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Determining Fault in a Jaywalking Accident

Jaywalking is the act of crossing a street outside of a determined crosswalk. A seemingly harmless shortcut for pedestrians, unsafely crossing a street can potentially place risk on both pedestrians and drivers and lead to accidents that result in serious injury.

While Jaywalking is illegal in California, a jaywalking accident is not automatically the fault of the pedestrian. Since both pedestrians and drivers owe themselves and others a duty of care, it is important to fully assess the situation before assuming full responsibility.

If you are injured in a jaywalking accident in California, immediately contact an experienced pedestrian accident attorney to help you determine the logistics of your case as well as where the fault lies for any resulting injuries.

Determining Fault

It is commonly understood that drivers must demonstrate due care toward pedestrians which includes following speed limits, light signals and signage, minding bike lanes, and yielding to pedestrians in a crosswalk. Similarly, pedestrians have a duty of care for their own safety and the safety of others by using caution when crossing streets. Pedestrian negligence that can be used against a person in a case includes jaywalking and sudden actions such as stepping off a curb into the street in an undesignated crossing area.

While vehicles are generally expected to stop and yield to a person, a pedestrian can be considered partially responsible for the negligence that contributed to their injuries. Similarly, vehicles are not completely free of fault simply because the person was jaywalking when they were hit. Fault can be determined by evidence including eyewitness testimony, surveillance footage, whether the vehicle was speeding, and other factors of negligence such as whether either party was distracted by their phone.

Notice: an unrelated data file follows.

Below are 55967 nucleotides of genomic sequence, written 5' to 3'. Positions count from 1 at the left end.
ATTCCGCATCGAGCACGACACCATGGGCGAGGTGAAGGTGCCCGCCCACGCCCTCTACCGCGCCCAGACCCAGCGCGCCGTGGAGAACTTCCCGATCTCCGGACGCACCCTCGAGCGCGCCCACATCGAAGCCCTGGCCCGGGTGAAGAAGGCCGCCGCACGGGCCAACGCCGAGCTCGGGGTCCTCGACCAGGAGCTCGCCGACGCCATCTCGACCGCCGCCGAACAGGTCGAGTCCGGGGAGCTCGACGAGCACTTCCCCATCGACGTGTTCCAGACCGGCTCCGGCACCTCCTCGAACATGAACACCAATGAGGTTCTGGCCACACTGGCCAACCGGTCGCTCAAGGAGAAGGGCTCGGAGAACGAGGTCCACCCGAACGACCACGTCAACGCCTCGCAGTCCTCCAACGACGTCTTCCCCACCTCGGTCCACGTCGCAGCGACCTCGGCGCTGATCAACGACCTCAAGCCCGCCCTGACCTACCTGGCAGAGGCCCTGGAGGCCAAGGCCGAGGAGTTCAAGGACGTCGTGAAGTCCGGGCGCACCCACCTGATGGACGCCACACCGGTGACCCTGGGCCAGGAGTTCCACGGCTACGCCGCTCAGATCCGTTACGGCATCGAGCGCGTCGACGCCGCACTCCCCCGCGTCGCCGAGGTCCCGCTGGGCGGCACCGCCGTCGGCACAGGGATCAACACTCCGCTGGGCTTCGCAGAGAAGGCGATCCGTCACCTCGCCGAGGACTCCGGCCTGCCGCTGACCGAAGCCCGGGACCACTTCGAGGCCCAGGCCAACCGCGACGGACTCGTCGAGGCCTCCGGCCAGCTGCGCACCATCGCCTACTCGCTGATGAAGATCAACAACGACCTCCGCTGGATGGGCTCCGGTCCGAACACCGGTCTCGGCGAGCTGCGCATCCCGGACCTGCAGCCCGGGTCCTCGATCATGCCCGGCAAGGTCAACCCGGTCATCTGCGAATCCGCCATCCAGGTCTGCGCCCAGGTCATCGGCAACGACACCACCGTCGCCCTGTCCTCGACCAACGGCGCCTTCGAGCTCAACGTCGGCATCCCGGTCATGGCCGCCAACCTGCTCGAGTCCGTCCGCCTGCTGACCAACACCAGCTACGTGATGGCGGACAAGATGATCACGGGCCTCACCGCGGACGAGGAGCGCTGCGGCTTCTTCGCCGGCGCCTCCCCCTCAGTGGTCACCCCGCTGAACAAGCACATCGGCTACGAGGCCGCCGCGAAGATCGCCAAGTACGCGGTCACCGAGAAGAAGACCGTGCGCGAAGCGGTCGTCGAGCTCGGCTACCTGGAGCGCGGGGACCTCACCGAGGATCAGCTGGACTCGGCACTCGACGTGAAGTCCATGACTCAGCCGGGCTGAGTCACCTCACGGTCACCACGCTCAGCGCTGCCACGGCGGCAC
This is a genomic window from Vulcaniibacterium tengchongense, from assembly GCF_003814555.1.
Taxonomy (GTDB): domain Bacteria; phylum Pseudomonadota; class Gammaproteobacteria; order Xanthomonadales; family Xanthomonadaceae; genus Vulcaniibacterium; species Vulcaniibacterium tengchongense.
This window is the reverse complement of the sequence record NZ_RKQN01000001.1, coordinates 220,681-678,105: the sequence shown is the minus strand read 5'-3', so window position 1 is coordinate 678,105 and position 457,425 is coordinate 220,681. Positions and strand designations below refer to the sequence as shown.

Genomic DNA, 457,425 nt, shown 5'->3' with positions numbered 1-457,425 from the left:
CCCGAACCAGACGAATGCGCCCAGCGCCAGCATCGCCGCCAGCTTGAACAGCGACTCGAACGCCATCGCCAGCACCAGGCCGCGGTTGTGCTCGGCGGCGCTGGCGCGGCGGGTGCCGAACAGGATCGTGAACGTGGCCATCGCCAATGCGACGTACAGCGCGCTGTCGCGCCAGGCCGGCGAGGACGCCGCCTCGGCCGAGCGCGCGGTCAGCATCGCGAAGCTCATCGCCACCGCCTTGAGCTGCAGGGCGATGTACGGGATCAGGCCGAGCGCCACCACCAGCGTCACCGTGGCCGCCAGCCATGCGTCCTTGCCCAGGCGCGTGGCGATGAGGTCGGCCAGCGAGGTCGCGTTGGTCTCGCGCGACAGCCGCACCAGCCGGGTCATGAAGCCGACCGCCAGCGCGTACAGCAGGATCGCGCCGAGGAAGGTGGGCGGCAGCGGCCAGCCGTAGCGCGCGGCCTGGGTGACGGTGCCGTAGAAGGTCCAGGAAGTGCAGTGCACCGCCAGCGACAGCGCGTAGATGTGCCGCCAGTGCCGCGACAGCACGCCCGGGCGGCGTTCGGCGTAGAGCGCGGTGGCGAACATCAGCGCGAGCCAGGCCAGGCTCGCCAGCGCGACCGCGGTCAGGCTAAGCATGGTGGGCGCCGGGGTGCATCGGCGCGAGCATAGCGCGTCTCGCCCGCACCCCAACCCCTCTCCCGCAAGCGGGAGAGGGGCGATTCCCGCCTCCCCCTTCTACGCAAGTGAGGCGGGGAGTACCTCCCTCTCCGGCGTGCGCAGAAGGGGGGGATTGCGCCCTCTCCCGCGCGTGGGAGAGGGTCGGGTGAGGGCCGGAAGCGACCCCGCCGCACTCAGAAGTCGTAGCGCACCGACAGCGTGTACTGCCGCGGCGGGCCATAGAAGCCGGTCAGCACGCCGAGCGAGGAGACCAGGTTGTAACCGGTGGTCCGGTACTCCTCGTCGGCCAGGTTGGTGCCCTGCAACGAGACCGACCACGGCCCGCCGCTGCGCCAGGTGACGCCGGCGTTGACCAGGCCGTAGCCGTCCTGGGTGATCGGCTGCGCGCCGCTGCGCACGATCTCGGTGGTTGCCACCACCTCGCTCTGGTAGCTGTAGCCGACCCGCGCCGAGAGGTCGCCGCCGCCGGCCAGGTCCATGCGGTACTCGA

Comparative Negligence

California follows the law of comparative negligence which allows for both the plaintiff and the defendant to be held liable for damages in certain circumstances. In situations where both parties demonstrated partial negligence, the court can issue percentages of fault, requiring each party to pay damages to the other or mitigate the liability of the defendant. In a case that is resolved through comparative negligence, the plaintiff does not have the right to recover what they contributed to the accident.

For example, in a jaywalking case where the driver is found to be responsible for 60 percent of the negligence and the pedestrian is 40 percent at fault, the pedestrian would receive 60 percent of the total possible damages.

When to Contact an Attorney

Assuming fault and complete responsibility in a jaywalking accident can be detrimental to your overall financial, physical, and emotional health. If you are injured in a jaywalking accident it is important to contact an experienced pedestrian accident attorney immediately. An attorney can help you construct a case with evidence that demonstrates a clear division of fault and help you seek fair and just compensation for your injuries.

If you have been seriously injured in a vehicle-involved pedestrian accident in California, contact the personal injury attorneys of Bostwick & Peterson to discuss your case and gain a better understanding of your rights. We have offices in San Francisco, California and represent clients in the Bay Area and throughout California.